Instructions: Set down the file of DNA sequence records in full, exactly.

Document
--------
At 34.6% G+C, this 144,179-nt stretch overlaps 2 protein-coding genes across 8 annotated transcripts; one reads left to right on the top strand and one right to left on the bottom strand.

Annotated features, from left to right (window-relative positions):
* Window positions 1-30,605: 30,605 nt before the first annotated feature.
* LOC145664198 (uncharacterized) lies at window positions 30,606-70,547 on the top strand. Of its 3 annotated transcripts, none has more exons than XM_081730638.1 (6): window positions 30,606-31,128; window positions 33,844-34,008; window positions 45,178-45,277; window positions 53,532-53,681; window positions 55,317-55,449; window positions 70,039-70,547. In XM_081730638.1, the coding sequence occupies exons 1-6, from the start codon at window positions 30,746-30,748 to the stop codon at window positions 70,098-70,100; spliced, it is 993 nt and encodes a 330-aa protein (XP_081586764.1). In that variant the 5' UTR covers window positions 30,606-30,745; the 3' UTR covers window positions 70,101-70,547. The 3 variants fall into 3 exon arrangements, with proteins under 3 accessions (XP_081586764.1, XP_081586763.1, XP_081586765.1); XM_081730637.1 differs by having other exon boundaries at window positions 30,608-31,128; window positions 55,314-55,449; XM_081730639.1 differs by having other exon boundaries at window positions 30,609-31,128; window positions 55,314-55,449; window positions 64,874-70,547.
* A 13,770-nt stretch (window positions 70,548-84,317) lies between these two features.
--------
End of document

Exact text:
At 34.6% G+C, this 144,179-nt stretch overlaps 2 protein-coding genes across 8 annotated transcripts; one reads left to right on the top strand and one right to left on the bottom strand.

Annotated features, from left to right (window-relative positions):
* Window positions 1-30,605: 30,605 nt before the first annotated feature.
* LOC145664198 (uncharacterized) lies at window positions 30,606-70,547 on the top strand. Of its 3 annotated transcripts, none has more exons than XM_081730638.1 (6): window positions 30,606-31,128; window positions 33,844-34,008; window positions 45,178-45,277; window positions 53,532-53,681; window positions 55,317-55,449; window positions 70,039-70,547. In XM_081730638.1, the coding sequence occupies exons 1-6, from the start codon at window positions 30,746-30,748 to the stop codon at window positions 70,098-70,100; spliced, it is 993 nt and encodes a 330-aa protein (XP_081586764.1). In that variant the 5' UTR covers window positions 30,606-30,745; the 3' UTR covers window positions 70,101-70,547. The 3 variants fall into 3 exon arrangements, with proteins under 3 accessions (XP_081586764.1, XP_081586763.1, XP_081586765.1); XM_081730637.1 differs by having other exon boundaries at window positions 30,608-31,128; window positions 55,314-55,449; XM_081730639.1 differs by having other exon boundaries at window positions 30,609-31,128; window positions 55,314-55,449; window positions 64,874-70,547.
* A 13,770-nt stretch (window positions 70,548-84,317) lies between these two features.